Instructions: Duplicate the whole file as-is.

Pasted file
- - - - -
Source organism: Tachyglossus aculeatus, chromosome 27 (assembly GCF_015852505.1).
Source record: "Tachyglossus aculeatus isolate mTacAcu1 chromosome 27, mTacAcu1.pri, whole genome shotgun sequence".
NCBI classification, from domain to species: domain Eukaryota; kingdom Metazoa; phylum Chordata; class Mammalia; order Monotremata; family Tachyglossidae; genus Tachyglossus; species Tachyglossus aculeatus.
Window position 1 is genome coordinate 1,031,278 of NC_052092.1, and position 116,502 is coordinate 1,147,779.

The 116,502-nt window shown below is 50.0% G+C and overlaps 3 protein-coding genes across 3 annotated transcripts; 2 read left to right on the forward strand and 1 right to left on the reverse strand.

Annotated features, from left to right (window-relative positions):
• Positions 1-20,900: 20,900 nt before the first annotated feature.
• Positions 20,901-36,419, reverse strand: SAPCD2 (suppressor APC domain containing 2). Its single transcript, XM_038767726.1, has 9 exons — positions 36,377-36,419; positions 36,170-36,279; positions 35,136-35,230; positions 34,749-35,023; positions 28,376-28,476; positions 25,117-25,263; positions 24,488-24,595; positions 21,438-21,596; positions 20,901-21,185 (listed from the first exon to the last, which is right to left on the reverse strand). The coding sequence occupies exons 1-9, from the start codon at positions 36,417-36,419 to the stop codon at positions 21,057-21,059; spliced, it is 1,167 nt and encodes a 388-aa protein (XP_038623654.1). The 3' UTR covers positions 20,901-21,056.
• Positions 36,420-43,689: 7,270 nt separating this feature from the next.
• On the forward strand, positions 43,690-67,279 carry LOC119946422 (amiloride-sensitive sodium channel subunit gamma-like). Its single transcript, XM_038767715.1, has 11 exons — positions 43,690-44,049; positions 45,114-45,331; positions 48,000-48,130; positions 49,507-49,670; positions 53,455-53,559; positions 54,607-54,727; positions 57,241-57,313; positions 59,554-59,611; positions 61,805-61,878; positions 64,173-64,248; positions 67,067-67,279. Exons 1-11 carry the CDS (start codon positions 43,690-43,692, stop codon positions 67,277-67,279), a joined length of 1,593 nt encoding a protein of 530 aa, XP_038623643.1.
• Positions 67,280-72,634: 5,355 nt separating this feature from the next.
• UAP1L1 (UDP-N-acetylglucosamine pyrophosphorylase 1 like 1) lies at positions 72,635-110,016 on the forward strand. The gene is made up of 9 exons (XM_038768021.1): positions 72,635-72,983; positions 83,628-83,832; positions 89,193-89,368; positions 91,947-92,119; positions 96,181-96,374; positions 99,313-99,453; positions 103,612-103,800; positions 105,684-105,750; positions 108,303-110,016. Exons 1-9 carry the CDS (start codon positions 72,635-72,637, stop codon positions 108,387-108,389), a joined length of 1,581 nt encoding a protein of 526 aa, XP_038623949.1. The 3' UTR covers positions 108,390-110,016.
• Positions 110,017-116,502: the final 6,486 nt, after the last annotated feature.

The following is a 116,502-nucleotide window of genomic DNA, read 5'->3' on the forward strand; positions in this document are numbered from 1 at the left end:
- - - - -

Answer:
Source organism: Tachyglossus aculeatus, chromosome 27 (assembly GCF_015852505.1).
Source record: "Tachyglossus aculeatus isolate mTacAcu1 chromosome 27, mTacAcu1.pri, whole genome shotgun sequence".
NCBI classification, from domain to species: domain Eukaryota; kingdom Metazoa; phylum Chordata; class Mammalia; order Monotremata; family Tachyglossidae; genus Tachyglossus; species Tachyglossus aculeatus.
Window position 1 is genome coordinate 1,031,278 of NC_052092.1, and position 116,502 is coordinate 1,147,779.

The 116,502-nt window shown below is 50.0% G+C and overlaps 3 protein-coding genes across 3 annotated transcripts; 2 read left to right on the forward strand and 1 right to left on the reverse strand.

Annotated features, from left to right (window-relative positions):
• Positions 1-20,900: 20,900 nt before the first annotated feature.
• Positions 20,901-36,419, reverse strand: SAPCD2 (suppressor APC domain containing 2). Its single transcript, XM_038767726.1, has 9 exons — positions 36,377-36,419; positions 36,170-36,279; positions 35,136-35,230; positions 34,749-35,023; positions 28,376-28,476; positions 25,117-25,263; positions 24,488-24,595; positions 21,438-21,596; positions 20,901-21,185 (listed from the first exon to the last, which is right to left on the reverse strand). The coding sequence occupies exons 1-9, from the start codon at positions 36,417-36,419 to the stop codon at positions 21,057-21,059; spliced, it is 1,167 nt and encodes a 388-aa protein (XP_038623654.1). The 3' UTR covers positions 20,901-21,056.
• Positions 36,420-43,689: 7,270 nt separating this feature from the next.
• On the forward strand, positions 43,690-67,279 carry LOC119946422 (amiloride-sensitive sodium channel subunit gamma-like). Its single transcript, XM_038767715.1, has 11 exons — positions 43,690-44,049; positions 45,114-45,331; positions 48,000-48,130; positions 49,507-49,670; positions 53,455-53,559; positions 54,607-54,727; positions 57,241-57,313; positions 59,554-59,611; positions 61,805-61,878; positions 64,173-64,248; positions 67,067-67,279. Exons 1-11 carry the CDS (start codon positions 43,690-43,692, stop codon positions 67,277-67,279), a joined length of 1,593 nt encoding a protein of 530 aa, XP_038623643.1.
• Positions 67,280-72,634: 5,355 nt separating this feature from the next.
• UAP1L1 (UDP-N-acetylglucosamine pyrophosphorylase 1 like 1) lies at positions 72,635-110,016 on the forward strand. The gene is made up of 9 exons (XM_038768021.1): positions 72,635-72,983; positions 83,628-83,832; positions 89,193-89,368; positions 91,947-92,119; positions 96,181-96,374; positions 99,313-99,453; positions 103,612-103,800; positions 105,684-105,750; positions 108,303-110,016. Exons 1-9 carry the CDS (start codon positions 72,635-72,637, stop codon positions 108,387-108,389), a joined length of 1,581 nt encoding a protein of 526 aa, XP_038623949.1. The 3' UTR covers positions 108,390-110,016.
• Positions 110,017-116,502: the final 6,486 nt, after the last annotated feature.

The following is a 116,502-nucleotide window of genomic DNA, read 5'->3' on the forward strand; positions in this document are numbered from 1 at the left end: